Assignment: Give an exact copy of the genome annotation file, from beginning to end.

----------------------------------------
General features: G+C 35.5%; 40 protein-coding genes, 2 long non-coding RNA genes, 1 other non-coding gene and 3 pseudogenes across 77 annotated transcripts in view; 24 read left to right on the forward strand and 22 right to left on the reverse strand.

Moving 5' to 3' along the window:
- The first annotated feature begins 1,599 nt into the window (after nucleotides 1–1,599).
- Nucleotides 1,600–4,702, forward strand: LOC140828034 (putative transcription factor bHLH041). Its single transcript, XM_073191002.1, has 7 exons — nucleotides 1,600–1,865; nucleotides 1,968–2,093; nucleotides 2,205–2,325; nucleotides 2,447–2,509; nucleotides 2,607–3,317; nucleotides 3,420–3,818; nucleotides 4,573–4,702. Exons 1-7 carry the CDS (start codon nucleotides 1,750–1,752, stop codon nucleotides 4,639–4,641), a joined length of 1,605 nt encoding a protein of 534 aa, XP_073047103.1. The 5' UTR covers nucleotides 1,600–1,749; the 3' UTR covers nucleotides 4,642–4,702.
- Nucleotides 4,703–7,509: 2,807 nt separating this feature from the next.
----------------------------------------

General features: G+C 35.5%; 40 protein-coding genes, 2 long non-coding RNA genes, 1 other non-coding gene and 3 pseudogenes across 77 annotated transcripts in view; 24 read left to right on the forward strand and 22 right to left on the reverse strand.

Moving 5' to 3' along the window:
- The first annotated feature begins 1,599 nt into the window (after nucleotides 1–1,599).
- Nucleotides 1,600–4,702, forward strand: LOC140828034 (putative transcription factor bHLH041). Its single transcript, XM_073191002.1, has 7 exons — nucleotides 1,600–1,865; nucleotides 1,968–2,093; nucleotides 2,205–2,325; nucleotides 2,447–2,509; nucleotides 2,607–3,317; nucleotides 3,420–3,818; nucleotides 4,573–4,702. Exons 1-7 carry the CDS (start codon nucleotides 1,750–1,752, stop codon nucleotides 4,639–4,641), a joined length of 1,605 nt encoding a protein of 534 aa, XP_073047103.1. The 5' UTR covers nucleotides 1,600–1,749; the 3' UTR covers nucleotides 4,642–4,702.
- Nucleotides 4,703–7,509: 2,807 nt separating this feature from the next.